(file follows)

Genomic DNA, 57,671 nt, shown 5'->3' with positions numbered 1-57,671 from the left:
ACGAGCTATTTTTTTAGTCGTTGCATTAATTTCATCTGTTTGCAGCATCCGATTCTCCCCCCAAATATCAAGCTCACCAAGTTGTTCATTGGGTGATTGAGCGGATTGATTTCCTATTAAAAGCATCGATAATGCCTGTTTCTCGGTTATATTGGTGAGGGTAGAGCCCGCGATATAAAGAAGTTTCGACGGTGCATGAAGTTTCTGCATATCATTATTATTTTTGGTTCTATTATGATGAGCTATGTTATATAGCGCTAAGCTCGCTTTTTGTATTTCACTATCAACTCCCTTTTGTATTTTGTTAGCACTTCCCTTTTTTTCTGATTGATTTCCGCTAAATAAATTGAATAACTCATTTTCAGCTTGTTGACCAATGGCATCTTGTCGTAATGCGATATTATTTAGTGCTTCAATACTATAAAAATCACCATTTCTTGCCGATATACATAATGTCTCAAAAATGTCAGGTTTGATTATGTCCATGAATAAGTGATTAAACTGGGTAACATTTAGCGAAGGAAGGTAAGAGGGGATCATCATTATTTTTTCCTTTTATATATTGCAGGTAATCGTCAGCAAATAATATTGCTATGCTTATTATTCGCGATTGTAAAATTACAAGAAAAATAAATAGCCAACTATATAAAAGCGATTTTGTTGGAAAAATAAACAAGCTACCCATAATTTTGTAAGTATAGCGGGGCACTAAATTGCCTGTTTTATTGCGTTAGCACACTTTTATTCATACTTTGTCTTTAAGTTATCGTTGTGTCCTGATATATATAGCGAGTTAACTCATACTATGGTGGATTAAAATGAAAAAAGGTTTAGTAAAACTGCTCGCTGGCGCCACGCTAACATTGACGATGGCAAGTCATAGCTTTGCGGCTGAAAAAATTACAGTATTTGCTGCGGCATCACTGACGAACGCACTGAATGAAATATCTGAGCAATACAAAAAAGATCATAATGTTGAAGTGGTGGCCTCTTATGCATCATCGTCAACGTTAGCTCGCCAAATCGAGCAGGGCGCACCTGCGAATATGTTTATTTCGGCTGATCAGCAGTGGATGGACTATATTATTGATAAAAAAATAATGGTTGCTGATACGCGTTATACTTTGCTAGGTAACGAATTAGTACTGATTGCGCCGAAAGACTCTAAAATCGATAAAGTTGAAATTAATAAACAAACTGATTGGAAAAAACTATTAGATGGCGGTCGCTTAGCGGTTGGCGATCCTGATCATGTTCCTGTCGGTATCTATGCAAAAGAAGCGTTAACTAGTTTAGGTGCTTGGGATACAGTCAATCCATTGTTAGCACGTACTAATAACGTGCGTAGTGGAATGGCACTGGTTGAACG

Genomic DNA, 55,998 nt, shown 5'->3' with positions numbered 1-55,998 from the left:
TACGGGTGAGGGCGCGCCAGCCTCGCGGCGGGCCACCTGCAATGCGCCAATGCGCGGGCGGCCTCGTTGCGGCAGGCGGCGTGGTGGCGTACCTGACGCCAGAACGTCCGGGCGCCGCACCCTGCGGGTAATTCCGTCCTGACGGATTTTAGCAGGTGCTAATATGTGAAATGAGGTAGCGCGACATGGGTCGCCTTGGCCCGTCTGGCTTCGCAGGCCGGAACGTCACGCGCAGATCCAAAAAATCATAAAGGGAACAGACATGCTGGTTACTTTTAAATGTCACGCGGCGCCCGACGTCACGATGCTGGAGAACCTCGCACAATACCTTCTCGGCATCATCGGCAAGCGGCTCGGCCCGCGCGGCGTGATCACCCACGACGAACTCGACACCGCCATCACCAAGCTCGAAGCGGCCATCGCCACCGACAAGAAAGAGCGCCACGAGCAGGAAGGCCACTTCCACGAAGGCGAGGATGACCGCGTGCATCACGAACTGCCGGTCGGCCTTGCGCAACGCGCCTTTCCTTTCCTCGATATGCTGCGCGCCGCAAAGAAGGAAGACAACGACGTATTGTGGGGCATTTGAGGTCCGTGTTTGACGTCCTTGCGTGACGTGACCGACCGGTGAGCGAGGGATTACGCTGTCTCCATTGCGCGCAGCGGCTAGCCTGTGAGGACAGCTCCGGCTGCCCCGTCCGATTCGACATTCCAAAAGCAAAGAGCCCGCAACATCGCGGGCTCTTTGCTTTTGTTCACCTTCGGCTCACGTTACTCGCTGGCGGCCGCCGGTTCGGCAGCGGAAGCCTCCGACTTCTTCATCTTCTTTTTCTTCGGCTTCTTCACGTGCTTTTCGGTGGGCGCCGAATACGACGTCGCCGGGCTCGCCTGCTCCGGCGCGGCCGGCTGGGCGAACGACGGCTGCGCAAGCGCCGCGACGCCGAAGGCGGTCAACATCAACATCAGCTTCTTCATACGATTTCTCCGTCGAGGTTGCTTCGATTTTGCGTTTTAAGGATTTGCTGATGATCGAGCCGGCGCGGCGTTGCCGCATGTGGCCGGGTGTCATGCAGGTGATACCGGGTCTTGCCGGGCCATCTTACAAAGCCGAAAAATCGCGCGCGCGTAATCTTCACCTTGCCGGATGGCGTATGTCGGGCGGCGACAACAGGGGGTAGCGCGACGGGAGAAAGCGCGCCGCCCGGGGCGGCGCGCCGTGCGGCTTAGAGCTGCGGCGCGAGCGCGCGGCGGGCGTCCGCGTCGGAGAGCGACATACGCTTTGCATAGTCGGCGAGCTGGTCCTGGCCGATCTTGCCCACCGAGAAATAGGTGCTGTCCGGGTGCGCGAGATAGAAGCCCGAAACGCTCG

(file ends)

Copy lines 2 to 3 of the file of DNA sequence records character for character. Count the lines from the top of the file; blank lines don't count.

ACGAGCTATTTTTTTAGTCGTTGCATTAATTTCATCTGTTTGCAGCATCCGATTCTCCCCCCAAATATCAAGCTCACCAAGTTGTTCATTGGGTGATTGAGCGGATTGATTTCCTATTAAAAGCATCGATAATGCCTGTTTCTCGGTTATATTGGTGAGGGTAGAGCCCGCGATATAAAGAAGTTTCGACGGTGCATGAAGTTTCTGCATATCATTATTATTTTTGGTTCTATTATGATGAGCTATGTTATATAGCGCTAAGCTCGCTTTTTGTATTTCACTATCAACTCCCTTTTGTATTTTGTTAGCACTTCCCTTTTTTTCTGATTGATTTCCGCTAAATAAATTGAATAACTCATTTTCAGCTTGTTGACCAATGGCATCTTGTCGTAATGCGATATTATTTAGTGCTTCAATACTATAAAAATCACCATTTCTTGCCGATATACATAATGTCTCAAAAATGTCAGGTTTGATTATGTCCATGAATAAGTGATTAAACTGGGTAACATTTAGCGAAGGAAGGTAAGAGGGGATCATCATTATTTTTTCCTTTTATATATTGCAGGTAATCGTCAGCAAATAATATTGCTATGCTTATTATTCGCGATTGTAAAATTACAAGAAAAATAAATAGCCAACTATATAAAAGCGATTTTGTTGGAAAAATAAACAAGCTACCCATAATTTTGTAAGTATAGCGGGGCACTAAATTGCCTGTTTTATTGCGTTAGCACACTTTTATTCATACTTTGTCTTTAAGTTATCGTTGTGTCCTGATATATATAGCGAGTTAACTCATACTATGGTGGATTAAAATGAAAAAAGGTTTAGTAAAACTGCTCGCTGGCGCCACGCTAACATTGACGATGGCAAGTCATAGCTTTGCGGCTGAAAAAATTACAGTATTTGCTGCGGCATCACTGACGAACGCACTGAATGAAATATCTGAGCAATACAAAAAAGATCATAATGTTGAAGTGGTGGCCTCTTATGCATCATCGTCAACGTTAGCTCGCCAAATCGAGCAGGGCGCACCTGCGAATATGTTTATTTCGGCTGATCAGCAGTGGATGGACTATATTATTGATAAAAAAATAATGGTTGCTGATACGCGTTATACTTTGCTAGGTAACGAATTAGTACTGATTGCGCCGAAAGACTCTAAAATCGATAAAGTTGAAATTAATAAACAAACTGATTGGAAAAAACTATTAGATGGCGGTCGCTTAGCGGTTGGCGATCCTGATCATGTTCCTGTCGGTATCTATGCAAAAGAAGCGTTAACTAGTTTAGGTGCTTGGGATACAGTCAATCCATTGTTAGCACGTACTAATAACGTGCGTAGTGGAATGGCACTGGTTGAACG

Genomic DNA, 55,998 nt, shown 5'->3' with positions numbered 1-55,998 from the left: